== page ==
The resources utilized for the management of acute diarrhea and their unit costs were measured in order to determine three categories of costs (direct medical costs, direct non-medical costs, and indirect costs). We enumerated every input consumed by the patient and then its unit cost. This is known as "micro-costing"[5]. The direct medical costs were calculated from the patient's and the government (provider's) perspective. The measurement of the resources utilized was from the time of onset of diarrhea and during the study period. The direct medical cost to the patient included any out of pocket expenditures for medicines or the fees paid to the physician prior to seeking treatment at the government hospital. The direct medical cost to the ministry of health was the expenditure incurred by the hospital administration after randomization. The direct non-medical and the indirect costs were from the patient's perspective. The protocol-driven costs were deducted from the total costs. The resource utilization was measured in a standard case-report form.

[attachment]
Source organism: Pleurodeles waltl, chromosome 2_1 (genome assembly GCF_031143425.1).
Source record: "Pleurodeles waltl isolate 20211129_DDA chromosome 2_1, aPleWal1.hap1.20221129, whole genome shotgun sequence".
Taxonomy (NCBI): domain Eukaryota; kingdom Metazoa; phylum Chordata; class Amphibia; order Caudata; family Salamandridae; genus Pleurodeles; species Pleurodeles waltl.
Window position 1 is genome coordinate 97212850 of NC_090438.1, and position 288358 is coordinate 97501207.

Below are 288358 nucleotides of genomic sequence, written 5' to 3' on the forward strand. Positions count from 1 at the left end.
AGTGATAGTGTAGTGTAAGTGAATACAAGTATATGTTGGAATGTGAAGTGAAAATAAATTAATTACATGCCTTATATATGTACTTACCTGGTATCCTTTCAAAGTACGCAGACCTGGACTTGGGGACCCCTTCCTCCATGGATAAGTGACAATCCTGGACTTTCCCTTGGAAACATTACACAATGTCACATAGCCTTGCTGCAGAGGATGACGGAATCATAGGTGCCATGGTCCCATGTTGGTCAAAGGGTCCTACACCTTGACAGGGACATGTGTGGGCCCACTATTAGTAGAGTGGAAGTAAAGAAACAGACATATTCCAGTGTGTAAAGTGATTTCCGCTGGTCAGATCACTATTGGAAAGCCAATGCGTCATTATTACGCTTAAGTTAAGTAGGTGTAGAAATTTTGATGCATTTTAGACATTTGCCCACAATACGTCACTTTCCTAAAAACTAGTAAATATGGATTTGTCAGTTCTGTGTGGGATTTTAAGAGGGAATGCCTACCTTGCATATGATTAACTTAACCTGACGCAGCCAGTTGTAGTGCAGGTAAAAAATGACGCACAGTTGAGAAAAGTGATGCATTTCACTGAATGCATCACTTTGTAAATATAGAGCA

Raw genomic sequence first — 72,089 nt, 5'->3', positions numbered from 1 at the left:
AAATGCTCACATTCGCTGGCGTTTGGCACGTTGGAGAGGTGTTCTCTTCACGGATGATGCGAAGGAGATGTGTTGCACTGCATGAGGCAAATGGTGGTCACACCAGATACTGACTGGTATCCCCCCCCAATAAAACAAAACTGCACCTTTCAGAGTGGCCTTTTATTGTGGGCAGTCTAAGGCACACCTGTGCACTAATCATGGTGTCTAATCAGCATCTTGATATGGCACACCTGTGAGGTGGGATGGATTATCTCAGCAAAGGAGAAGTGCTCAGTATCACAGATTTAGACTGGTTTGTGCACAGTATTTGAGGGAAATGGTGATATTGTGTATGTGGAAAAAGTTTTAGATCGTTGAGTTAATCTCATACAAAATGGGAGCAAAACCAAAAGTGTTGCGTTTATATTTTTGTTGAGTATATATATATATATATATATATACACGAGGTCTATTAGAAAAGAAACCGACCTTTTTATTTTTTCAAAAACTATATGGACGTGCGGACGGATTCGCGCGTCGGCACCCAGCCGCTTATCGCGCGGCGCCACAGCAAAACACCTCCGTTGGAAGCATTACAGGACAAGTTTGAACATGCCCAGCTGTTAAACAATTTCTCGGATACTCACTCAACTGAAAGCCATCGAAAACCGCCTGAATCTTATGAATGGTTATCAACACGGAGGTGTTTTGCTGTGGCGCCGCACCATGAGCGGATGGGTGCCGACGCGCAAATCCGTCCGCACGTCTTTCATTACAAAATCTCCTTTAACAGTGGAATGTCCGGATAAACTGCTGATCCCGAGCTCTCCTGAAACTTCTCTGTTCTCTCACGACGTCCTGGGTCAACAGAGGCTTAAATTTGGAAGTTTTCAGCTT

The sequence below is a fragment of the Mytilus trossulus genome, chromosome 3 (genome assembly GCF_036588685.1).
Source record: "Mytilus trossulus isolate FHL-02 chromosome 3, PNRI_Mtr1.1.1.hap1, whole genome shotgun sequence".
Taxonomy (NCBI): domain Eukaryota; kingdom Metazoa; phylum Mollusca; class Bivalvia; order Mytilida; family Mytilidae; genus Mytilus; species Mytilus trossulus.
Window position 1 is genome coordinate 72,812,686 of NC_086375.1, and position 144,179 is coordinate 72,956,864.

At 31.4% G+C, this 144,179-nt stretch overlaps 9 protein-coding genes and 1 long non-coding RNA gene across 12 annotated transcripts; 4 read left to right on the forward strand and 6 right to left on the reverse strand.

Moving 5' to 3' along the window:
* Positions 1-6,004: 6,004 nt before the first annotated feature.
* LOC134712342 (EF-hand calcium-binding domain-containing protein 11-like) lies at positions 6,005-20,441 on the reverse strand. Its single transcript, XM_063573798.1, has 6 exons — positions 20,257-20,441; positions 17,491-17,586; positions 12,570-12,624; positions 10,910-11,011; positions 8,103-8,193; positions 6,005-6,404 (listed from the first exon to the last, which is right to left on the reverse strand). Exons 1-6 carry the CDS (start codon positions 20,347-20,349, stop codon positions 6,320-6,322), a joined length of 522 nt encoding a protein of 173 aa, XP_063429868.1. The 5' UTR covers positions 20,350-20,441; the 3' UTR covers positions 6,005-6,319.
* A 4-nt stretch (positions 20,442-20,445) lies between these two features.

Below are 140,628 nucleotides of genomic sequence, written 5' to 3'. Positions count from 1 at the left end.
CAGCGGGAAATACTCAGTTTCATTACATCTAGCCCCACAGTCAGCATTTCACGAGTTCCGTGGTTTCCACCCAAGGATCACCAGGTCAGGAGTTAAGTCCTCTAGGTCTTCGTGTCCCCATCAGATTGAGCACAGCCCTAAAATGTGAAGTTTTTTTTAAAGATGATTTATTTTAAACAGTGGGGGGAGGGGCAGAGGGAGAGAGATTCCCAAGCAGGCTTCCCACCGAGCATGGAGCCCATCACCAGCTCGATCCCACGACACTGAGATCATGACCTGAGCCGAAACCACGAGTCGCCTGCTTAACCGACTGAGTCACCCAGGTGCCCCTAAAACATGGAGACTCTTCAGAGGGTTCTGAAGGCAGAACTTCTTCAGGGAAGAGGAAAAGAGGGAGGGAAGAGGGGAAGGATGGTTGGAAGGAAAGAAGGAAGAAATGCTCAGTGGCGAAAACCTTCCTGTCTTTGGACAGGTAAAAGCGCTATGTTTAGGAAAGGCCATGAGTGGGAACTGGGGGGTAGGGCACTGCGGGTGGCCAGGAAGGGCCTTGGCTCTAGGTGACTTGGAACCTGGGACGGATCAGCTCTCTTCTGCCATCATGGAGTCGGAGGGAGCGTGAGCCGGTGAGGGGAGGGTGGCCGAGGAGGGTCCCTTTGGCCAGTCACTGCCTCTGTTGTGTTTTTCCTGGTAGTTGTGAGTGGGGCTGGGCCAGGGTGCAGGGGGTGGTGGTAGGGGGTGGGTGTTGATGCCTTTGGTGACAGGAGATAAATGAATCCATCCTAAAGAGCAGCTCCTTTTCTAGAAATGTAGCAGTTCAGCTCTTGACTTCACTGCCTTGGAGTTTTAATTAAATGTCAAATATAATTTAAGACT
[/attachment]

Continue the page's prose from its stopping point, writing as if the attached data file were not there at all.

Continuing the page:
The direct medical costs included the services provided by the medical personnel, the medications, the type of service provided (general or intensive care) and the laboratory investigations. In the United States hospital cost accounting systems (data base for Disease related groups or DRGs, cost to charge ratios, etc) reimbursement systems for managed care and insurance allow assignment of costs to resources used, a process known as "gross accounting" [6]. In India, there is no established database of costs of medical services, investigations and the cost of hospital stay. These costs vary with respect to the type of medical services and hospital category. The government hospitals are subsidized, the charges at private and corporate hospitals overestimate costs whereas charges to the patients in non-for-profit hospitals are most likely to resemble the true costs. The unit charges account for the unit costs of the medical service rendered, the overhead and the administrative costs of that medical service and that of the supporting units. We calculated the unit costs of each patient visit at the outpatient clinic from the salaries of the staff working at this clinic times the proportion of their time spent rendering out-patient services, divided by the average number of attending patients. The cost was 1.5 times the amount actually charged to the patient by the government and resembled the cost structure of the non-for-profit-hospitals. We therefore verified the other direct medical costs calculated by us by comparing it to the charges of non-profit hospitals. Similarly the cost of a day's stay for a patient, at the diarrhea treatment and training center or at the hospital ward, was calculated by summing the average per diem cost of stay in with the daily average per-patient labor charges of the doctors, the nurses and ward attendants. The per diem cost included the cost of subsidized meals. We estimated laboratory investigations in consultation with the laboratory administrators based on average labor costs of technicians, the costs of supplies, overheads and administration. The costs of drugs were the manufacture's wholesale price.